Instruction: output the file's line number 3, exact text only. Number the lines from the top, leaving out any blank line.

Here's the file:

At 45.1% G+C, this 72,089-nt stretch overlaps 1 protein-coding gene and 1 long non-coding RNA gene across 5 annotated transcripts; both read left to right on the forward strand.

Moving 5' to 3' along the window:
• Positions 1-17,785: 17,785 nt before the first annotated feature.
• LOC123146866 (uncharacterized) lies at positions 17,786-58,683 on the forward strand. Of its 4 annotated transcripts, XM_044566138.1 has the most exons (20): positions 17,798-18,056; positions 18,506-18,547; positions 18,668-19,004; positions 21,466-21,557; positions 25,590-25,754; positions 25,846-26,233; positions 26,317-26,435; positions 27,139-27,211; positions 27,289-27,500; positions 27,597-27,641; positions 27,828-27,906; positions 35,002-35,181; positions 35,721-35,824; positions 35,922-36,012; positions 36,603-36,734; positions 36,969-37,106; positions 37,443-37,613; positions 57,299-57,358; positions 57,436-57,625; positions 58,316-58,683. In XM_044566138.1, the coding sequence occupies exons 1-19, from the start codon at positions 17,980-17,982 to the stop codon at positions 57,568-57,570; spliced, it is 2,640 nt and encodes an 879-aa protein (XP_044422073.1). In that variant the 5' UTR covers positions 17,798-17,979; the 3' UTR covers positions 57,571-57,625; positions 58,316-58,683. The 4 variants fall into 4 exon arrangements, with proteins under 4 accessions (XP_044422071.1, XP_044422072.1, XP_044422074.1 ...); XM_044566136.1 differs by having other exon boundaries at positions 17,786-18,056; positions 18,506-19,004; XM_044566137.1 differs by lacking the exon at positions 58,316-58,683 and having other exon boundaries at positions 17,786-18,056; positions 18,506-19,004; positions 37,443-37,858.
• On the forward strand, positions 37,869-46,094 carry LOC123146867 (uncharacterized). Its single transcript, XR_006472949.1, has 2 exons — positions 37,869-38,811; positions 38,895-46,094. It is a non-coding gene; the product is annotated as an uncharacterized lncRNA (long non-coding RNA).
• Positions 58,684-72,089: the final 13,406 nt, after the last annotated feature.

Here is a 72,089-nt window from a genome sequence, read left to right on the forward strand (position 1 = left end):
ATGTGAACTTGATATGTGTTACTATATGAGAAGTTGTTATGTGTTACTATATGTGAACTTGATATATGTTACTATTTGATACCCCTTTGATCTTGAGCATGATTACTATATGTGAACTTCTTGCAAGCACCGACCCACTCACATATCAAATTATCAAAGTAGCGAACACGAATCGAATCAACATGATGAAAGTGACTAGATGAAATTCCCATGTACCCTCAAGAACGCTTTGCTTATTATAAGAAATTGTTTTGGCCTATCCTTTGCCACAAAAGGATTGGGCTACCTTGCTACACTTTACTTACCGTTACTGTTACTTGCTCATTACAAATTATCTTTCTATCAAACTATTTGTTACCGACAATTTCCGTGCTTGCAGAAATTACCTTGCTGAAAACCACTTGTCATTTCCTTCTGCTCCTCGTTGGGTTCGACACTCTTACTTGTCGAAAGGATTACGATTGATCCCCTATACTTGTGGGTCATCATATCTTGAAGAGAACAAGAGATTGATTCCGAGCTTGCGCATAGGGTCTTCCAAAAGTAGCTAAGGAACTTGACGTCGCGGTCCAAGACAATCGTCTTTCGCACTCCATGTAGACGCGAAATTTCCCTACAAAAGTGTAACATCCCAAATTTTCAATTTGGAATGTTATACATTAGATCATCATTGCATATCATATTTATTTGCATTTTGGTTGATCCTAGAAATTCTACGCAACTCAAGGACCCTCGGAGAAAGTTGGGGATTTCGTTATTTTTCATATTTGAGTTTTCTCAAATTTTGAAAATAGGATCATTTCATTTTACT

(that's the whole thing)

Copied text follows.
• Positions 1-17,785: 17,785 nt before the first annotated feature.